Happy 30th Birthday Max!

Max is the only tortoise in the enclosures behind the Visitor Center at Red Rock Canyon whose age is known. He was hatched at the Desert Tortoise Conservation Center in 1989. The rest of our tortoises are rescues so we can only make educated guesses as to their ages. With that in mind, we decided to have a party for Max’s 30th birthday on Saturday, April 27th, 2019.

Our human guests were treated to coffee and some adorable tortoise cupcakes from Daisy Cakes. The tortoises dined on tortoise chow and had kale for “dessert.”

Yum!

As the star of the show, Max naturally decided to sleep in a bit. Everyone else was awake bright and early, and they eagerly dug into their breakfasts. Lucie and a couple of the other girls were already finished with the tort chow and had moved onto their kale by the time Max woke up at 9 a.m. Tortoises should never eat sweets, but we couldn’t help getting a quick shot of Max and a tort cupcake. He seemed interested!

*Sniff sniff*

Maybe the sweet smell of cupcake whetted his appetite, because Max finished his chow in record time. Then he demolished the fresh kale, stem and all.

Happy 30th, Max. Here’s to many more!

Tortoise Feeding and Soaking Days

Each spring the Red Rock Stars emerge from brumation (like hibernation for reptiles) on different days, depending on how warm the weather has been. This year Hugo was the first to come out, on March 1!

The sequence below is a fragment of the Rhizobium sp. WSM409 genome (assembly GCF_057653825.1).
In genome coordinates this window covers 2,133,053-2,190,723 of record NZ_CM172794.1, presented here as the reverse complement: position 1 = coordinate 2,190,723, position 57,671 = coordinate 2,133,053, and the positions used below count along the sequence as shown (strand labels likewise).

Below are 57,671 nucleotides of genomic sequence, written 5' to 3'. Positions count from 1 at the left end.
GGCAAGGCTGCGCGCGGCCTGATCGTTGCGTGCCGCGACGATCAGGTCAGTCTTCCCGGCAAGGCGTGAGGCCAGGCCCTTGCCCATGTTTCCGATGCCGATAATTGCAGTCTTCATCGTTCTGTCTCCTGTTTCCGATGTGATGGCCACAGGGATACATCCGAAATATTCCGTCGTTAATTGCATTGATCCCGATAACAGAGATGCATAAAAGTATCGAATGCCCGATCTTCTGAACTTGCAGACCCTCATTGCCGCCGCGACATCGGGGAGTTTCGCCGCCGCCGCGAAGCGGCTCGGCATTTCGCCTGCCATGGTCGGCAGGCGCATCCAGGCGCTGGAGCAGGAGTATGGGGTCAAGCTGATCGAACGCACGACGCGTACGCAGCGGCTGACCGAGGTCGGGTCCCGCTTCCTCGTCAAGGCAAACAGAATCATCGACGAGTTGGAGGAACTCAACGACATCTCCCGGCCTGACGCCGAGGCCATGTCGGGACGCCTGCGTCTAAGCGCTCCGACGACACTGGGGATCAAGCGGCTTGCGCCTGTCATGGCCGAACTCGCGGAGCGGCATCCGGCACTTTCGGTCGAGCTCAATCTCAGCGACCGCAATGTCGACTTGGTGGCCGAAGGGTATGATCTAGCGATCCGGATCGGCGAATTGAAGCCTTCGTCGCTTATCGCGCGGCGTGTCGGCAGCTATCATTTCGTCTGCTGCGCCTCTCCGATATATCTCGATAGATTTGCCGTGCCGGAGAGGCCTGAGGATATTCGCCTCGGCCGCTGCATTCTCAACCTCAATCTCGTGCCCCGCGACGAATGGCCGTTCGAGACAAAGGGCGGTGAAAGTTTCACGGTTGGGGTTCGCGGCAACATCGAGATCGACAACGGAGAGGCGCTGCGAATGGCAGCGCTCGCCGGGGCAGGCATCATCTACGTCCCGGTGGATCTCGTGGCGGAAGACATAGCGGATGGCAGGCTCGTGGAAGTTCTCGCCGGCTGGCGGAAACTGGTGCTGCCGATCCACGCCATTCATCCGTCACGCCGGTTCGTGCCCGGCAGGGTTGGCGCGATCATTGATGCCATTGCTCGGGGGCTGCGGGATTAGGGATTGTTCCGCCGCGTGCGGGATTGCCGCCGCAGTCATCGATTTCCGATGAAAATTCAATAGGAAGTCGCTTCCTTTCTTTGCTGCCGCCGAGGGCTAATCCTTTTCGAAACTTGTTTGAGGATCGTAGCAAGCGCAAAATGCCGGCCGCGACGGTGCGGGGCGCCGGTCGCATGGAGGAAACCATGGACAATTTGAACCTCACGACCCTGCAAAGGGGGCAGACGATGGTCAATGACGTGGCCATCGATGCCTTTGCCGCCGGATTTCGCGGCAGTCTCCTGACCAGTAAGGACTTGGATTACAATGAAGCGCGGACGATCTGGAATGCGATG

Hugo sleepily basking to warm himself.

A couple weeks after emergence, Friends of Red Rock Canyon volunteers begin feeding the tortoises each Wednesday and Saturday at 8 a.m. When the weather is cooler the torts’ metabolisms are slower, so they don’t eat as much or as quickly as when the weather is hot. Because of this, in the spring and fall they might slowly eat their breakfasts over the course of a couple hours. During the summer, however, they are often waiting for volunteers right at 8, and gobble up their food quickly!

Betty knows how to enjoy herself!

As with feeding, soaking days – or “spa days” as we call them – begin a couple weeks after emergence from brumation. On Mondays volunteers soak the torts for about 20 minutes in a couple inches of water. Soaking helps to keep the torts hydrated, and to clean their shells so volunteers can more easily identify them. The soaking schedule alternates so that Hugo gets soaked one Monday, then Max and the girls get soaked the following Monday.

Two of the girls getting squeaky-clean.

If you want to see the Rock Stars in action, make sure to visit them on these mornings from mid-May to late September. You can check our calendar for specific dates: https://friendsredrock.org/current-events/

New Hours at Red Rock

The 13-mile Scenic Drive at Red Rock Canyon will be open 6 a.m. to 7 p.m. starting March 1. This change happens yearly as days become longer and sunset is later in the day. The Visitor Center will continue to be open 8 a.m. to 4:30 p.m.

Red Rock Canyon was designated as Nevada’s first national conservation area. It is located 17 miles west of the Las Vegas Strip on Charleston Boulevard/State Route 159. The area includes a LEED-certified visitor center, 13-Mile Scenic Drive, miles of hiking trails, picnic areas, rock climbing, horseback riding, mountain biking, road biking and nature observing. More information about the NCA is available at https://www.blm.gov/red-rock-canyon-nca